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Ah! Christmas - chestnuts, chipolatas and cranberry. Or to look at it another way, chaos, candles and catastrophe.
It is an unwritten law of safety education that there is no event, season or fun filled activity that cannot be spoiled by the swift application of some sobering statistics. And Yule-tide is no exception. A quick glance at the figures below is enough to take the shine off your tinsel and arrest your singing Christmas lights in mid Jingle Bells mode.
Another way of presenting that, of course, is to point out that a very few common sense tweaks and changes to domestic arrangements will mean that festive fun need not be interrupted by less festive medical interventions.
As Noel nonsense sweeps through the home, no room is left unturned as the potential for risk accumulates like artificial snow on a windowsill.
The kitchen as always is the epicentre both for good cheer and lethal endangerment. The more cooking going on and the more cooks doing it, the more risk there is for small persons dodging about between your feet.
Out on the stairs there is the additional layer of Christmas clutter to add to the normal clutter. In the living room there is the Christmas tree, more dangerous than a troop of enraged elephants, trailing trip-wire cables and child-unfriendly glass decorations.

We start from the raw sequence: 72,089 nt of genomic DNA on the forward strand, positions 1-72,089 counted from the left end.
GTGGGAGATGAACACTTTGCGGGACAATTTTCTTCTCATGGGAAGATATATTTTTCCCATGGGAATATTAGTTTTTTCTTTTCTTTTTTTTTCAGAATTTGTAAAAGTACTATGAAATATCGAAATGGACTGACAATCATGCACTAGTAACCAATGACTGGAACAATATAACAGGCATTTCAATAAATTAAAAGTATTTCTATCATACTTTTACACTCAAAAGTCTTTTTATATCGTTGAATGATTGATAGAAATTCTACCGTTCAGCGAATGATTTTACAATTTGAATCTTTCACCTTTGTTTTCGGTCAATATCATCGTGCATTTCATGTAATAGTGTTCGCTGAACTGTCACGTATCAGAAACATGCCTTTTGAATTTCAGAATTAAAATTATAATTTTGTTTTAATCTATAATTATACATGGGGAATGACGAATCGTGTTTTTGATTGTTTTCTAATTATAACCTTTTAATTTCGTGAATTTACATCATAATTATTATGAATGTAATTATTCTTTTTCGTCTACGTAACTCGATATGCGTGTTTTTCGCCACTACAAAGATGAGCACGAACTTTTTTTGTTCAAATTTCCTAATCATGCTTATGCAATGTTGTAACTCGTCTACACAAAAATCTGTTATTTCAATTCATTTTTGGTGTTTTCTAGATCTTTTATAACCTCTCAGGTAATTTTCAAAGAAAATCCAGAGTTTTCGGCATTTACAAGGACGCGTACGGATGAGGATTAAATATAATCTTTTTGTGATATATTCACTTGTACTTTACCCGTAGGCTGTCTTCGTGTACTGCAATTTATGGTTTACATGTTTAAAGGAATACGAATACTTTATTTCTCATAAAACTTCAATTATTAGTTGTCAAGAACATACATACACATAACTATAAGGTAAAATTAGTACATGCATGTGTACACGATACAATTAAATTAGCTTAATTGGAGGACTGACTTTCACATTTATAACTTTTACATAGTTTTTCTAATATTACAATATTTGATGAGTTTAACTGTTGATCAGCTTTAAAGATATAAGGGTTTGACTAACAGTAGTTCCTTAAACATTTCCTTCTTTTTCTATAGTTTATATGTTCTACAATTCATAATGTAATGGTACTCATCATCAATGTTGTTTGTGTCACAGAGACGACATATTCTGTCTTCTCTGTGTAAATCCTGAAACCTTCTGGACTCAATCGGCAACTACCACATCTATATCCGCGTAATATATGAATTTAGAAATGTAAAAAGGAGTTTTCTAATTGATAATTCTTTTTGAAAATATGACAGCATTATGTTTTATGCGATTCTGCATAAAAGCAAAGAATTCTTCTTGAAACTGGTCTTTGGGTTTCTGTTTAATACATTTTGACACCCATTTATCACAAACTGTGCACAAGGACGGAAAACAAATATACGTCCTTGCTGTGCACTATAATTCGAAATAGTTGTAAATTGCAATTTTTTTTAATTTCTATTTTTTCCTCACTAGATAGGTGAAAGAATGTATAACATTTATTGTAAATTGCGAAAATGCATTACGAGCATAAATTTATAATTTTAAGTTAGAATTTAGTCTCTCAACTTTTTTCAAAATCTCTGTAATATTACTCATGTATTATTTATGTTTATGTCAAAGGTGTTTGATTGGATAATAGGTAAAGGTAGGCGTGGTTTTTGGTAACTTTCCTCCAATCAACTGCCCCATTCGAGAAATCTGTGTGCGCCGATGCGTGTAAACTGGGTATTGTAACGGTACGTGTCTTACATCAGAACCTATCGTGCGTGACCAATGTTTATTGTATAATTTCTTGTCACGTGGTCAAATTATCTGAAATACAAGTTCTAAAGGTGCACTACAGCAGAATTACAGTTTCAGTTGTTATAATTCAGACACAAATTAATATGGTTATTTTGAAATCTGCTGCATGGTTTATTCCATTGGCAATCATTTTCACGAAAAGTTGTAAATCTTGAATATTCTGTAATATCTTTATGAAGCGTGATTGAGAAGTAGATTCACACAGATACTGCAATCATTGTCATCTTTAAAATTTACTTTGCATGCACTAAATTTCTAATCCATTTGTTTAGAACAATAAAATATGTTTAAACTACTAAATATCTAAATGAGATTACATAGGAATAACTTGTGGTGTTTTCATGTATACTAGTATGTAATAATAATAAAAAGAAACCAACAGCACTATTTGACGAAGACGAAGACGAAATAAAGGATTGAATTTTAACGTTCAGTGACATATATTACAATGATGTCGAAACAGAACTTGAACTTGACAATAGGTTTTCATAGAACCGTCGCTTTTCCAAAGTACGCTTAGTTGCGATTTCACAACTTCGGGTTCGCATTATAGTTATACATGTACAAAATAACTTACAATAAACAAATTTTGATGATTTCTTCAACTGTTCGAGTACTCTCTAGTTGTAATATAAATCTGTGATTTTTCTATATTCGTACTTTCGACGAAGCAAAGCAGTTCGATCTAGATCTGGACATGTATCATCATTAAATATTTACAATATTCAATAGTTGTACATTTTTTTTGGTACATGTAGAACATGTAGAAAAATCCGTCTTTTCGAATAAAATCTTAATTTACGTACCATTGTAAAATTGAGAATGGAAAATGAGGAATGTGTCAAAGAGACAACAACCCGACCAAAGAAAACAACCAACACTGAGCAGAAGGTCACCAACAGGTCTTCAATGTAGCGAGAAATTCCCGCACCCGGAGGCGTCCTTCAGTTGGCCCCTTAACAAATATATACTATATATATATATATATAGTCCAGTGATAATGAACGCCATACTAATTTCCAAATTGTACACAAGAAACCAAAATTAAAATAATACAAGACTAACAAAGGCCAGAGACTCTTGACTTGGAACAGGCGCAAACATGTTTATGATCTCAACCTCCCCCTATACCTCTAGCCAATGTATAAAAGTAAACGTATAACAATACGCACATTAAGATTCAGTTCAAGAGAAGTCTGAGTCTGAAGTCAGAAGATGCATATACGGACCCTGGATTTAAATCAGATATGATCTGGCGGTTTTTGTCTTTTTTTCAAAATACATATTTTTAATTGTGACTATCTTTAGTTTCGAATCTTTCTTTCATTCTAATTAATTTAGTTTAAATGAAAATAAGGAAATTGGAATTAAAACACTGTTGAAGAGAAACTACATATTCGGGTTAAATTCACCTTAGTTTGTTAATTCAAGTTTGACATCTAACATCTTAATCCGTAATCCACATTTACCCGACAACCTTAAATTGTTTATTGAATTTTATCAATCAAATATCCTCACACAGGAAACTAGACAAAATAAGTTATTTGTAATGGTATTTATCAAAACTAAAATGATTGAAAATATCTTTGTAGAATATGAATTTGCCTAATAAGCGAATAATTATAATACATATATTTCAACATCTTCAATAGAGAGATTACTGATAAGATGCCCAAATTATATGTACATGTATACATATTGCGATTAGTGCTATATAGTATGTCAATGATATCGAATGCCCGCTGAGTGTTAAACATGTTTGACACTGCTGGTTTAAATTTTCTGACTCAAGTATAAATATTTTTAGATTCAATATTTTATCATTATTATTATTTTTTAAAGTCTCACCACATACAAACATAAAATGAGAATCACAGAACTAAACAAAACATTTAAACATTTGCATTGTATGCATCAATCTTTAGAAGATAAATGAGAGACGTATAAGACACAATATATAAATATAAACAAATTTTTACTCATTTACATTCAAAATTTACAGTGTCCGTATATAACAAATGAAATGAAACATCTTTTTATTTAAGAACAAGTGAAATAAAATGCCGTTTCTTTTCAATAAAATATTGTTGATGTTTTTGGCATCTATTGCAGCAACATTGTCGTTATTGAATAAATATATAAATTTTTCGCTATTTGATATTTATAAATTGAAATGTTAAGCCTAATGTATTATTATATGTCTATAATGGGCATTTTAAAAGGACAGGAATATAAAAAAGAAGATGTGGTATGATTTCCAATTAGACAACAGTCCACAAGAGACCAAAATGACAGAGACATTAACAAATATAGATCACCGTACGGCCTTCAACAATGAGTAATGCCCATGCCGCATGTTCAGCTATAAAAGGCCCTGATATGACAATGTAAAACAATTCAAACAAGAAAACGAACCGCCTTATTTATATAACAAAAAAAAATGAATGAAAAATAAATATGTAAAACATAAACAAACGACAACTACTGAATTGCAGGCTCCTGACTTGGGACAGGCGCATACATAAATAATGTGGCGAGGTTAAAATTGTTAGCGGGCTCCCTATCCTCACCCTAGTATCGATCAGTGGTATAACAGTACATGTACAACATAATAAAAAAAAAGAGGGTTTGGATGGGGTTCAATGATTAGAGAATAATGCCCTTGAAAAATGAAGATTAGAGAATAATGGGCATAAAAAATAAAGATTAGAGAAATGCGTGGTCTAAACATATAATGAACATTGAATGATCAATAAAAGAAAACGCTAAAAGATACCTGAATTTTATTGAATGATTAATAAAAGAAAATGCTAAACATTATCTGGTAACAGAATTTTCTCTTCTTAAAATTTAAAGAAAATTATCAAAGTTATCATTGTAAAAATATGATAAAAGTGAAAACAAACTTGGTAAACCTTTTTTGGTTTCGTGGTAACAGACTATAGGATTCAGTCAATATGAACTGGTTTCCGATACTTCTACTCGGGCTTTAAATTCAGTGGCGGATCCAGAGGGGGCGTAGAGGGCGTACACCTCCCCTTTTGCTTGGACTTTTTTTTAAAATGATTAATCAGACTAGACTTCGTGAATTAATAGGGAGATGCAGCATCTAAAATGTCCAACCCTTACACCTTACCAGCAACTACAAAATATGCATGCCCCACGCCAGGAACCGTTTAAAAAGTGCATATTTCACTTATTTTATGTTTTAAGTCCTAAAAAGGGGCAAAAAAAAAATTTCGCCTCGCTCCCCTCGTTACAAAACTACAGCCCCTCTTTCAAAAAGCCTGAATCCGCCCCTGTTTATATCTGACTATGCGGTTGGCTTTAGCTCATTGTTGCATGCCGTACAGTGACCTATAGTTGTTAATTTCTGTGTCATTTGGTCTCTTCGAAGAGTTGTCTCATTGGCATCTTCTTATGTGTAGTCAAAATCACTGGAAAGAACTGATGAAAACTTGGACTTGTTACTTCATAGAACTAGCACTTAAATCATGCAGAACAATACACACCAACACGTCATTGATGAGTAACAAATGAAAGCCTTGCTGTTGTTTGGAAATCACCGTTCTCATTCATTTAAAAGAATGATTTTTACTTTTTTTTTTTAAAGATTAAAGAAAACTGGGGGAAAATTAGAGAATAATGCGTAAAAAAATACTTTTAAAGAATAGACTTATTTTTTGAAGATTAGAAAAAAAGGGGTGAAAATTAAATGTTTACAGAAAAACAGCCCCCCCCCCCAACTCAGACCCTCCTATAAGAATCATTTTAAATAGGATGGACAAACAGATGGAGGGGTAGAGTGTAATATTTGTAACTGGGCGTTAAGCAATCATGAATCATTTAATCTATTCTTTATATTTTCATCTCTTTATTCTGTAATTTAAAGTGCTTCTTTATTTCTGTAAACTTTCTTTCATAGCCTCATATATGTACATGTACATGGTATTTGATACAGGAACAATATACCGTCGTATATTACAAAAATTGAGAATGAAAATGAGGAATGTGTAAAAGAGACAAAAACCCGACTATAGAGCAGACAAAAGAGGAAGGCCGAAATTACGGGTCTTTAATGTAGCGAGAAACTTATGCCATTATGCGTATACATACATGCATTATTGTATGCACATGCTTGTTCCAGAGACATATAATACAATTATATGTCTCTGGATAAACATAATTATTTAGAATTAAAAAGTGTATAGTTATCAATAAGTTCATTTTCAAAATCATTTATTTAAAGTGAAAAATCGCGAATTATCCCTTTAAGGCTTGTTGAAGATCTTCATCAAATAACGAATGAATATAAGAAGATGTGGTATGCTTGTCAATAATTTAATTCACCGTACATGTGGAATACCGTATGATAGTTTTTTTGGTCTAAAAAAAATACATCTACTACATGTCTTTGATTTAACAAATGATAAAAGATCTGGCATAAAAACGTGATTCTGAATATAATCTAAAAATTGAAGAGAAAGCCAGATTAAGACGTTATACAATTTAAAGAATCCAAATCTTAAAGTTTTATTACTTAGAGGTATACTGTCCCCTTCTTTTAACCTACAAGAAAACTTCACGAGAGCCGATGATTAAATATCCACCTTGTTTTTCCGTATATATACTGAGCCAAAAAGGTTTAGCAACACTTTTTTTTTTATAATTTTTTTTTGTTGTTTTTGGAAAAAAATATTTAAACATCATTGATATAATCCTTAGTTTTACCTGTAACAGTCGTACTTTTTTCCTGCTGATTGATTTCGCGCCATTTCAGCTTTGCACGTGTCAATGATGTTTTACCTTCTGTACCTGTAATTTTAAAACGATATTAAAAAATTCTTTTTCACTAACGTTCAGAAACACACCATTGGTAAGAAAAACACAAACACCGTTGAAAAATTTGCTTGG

At Christmas we bring more hazards into the home than at any other time of the year. Mistletoe doesn’t just bring with it the hazard of being caught in the vicinity by your least favourite person, it is also just plainly poisonous.
And, of course it’s impossible to talk about Christmas without mentioning alcohol. As well as the obvious risks of having a household of uninhibited adults with their perception of risk on temporary hold, there is the horrifying number of poisonings which occur when toddlers spring out of bed on the morning after the night before and clean up all the leftover alcohol the adults have left lying around at convenient coffee table height.
Where can Bitrex help out with this? Well we can’t easily put Bitrex in all alcoholic drinks left lying around. But in a house-full of people and with people concentrating on having fun rather than what children are up to, the last line of defence is the important.
If there are going to be lots of children round the house, it’s a good time to make sure that all dangerous substances are packed securely away. Don’t forget screen wash and de-icers which might be lurking in sheds and garages. These are just the sort of places that children, not to mention the odd frazzled adult, will drift off to escape the craziness.
With plenty of extra risks around it’s no time to forget the day-to-day hazards.
But let’s not forget it’s about fun, family and tearing into those presents. Did you know how many people are injured opening gifts with knives and not using scissors....?
Christmas UK figures calamities – adults and children
Hospital admissions during festive period 80,000
Decoration related injuries 1,000
Home fires 1,000
Tree related injuries 1,000
Fairy-light related injuries 350
Weight gain by average person during festive period 5lb